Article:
Freelance ghostwriters will have varying ways of organizing payment. Generally, you can expect to pay part of the fee upfront and the rest in installments. The initial fee ensures commitment from both parties and mitigates the risk involved in embarking on a costly and demanding project without guaranteed success.

The other stages at which you pay are negotiated and may be determined by the length of the book or the kind of project you’re working on — a memoir might have different milestones than a novel. You might decide to pay them by chapter, or after the first half of the draft is finished. Some people prefer to wait until they have a completed first draft. Whatever makes the most sense for your collaboration and publishing timeline.

Payments in installments also allow you to walk away from the relationship if it doesn't work out or you change your mind. On the Reedsy marketplace we offer mediation so that if a collaboration does go off track, you have even more protection than if you directly hired the ghostwriter. Regardless, the most important thing is that you are both clear about what is expected and that there is an atmosphere of mutual trust.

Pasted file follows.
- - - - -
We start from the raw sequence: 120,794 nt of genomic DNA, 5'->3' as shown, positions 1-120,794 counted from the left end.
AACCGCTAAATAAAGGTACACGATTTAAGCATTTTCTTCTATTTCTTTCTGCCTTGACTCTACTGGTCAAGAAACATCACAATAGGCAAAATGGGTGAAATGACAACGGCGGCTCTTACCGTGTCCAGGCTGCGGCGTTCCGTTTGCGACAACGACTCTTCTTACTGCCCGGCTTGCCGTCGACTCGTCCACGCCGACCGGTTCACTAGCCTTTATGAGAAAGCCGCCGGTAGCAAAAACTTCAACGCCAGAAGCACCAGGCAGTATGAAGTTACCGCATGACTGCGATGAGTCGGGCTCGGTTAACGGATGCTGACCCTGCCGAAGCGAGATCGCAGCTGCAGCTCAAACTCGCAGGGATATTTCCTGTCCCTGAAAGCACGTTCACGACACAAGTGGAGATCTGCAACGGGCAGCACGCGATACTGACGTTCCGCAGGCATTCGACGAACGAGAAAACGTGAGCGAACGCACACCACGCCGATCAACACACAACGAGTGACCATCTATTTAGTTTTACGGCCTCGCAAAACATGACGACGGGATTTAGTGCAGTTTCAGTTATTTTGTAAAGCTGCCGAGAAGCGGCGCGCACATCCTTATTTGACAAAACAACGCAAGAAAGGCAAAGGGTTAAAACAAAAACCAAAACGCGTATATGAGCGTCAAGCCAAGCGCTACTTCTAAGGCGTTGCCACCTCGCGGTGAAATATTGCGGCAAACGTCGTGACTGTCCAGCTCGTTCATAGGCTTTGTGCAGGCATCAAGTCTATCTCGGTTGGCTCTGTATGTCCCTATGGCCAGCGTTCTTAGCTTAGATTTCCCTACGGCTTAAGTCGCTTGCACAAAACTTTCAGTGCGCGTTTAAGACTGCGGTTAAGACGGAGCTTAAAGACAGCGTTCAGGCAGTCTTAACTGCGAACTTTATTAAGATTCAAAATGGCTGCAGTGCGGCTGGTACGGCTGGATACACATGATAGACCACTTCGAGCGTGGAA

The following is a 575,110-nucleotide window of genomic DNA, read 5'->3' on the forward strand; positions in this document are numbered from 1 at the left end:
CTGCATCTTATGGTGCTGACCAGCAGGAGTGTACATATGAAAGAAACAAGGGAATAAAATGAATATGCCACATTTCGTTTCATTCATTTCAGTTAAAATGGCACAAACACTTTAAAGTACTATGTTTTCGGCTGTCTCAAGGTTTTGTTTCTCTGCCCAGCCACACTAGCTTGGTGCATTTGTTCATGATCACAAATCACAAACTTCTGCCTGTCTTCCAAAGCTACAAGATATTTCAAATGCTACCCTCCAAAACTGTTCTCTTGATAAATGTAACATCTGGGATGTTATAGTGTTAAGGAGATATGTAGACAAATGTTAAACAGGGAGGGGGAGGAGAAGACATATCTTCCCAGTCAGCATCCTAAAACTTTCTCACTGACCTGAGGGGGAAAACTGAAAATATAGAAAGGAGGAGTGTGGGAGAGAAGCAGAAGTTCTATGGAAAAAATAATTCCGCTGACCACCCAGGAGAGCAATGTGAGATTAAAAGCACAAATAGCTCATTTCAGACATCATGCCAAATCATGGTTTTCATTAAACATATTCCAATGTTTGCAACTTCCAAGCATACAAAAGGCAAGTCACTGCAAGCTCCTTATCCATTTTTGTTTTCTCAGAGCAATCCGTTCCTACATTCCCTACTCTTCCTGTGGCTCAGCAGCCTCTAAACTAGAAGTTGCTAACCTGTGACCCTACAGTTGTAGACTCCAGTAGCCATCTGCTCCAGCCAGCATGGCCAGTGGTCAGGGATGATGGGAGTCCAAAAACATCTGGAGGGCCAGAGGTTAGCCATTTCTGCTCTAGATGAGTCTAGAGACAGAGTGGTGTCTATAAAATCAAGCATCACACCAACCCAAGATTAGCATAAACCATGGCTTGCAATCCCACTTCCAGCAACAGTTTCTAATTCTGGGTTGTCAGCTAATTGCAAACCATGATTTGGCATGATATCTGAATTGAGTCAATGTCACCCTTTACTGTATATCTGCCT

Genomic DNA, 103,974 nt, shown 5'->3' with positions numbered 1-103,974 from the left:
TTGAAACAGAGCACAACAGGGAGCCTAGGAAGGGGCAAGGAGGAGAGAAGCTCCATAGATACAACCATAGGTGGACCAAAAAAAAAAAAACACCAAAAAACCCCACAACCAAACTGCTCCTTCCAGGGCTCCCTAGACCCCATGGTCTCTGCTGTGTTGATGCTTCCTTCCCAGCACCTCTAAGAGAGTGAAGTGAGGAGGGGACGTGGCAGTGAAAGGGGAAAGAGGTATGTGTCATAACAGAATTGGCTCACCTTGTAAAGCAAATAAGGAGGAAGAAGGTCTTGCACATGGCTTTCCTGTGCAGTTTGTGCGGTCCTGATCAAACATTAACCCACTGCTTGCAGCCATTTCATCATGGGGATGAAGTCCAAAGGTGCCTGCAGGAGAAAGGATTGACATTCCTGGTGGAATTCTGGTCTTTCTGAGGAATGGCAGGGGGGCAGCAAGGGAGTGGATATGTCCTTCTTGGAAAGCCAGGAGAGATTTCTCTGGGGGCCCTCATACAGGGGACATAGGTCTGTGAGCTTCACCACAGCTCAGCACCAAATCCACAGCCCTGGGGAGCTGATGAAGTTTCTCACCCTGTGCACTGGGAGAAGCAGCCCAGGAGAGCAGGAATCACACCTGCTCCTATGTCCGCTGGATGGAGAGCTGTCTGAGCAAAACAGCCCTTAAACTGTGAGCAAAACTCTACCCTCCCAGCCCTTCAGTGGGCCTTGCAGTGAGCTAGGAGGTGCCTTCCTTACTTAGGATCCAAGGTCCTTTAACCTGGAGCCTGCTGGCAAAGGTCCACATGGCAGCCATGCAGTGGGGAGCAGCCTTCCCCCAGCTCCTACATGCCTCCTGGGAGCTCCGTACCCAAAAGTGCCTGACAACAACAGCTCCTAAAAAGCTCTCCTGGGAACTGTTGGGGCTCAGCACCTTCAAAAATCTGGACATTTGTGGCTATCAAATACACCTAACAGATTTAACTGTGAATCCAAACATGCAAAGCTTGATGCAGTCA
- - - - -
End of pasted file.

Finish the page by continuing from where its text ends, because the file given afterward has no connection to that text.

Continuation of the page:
Indirect costs of ghostwriting

Keep in mind that the project fee may not be the only cost involved with hiring a ghostwriter. You have to consider additional expenses that could arise from interview-related activities, legal considerations, or the need for further editing services. Let’s go through them one by one. 

Travel costs

If your book requires in-person interviews or research-related travel, you’ll have to cover the budget for the ghostwriter transportation, meals, and lodging, which could potentially tally up to an additional few thousand dollars.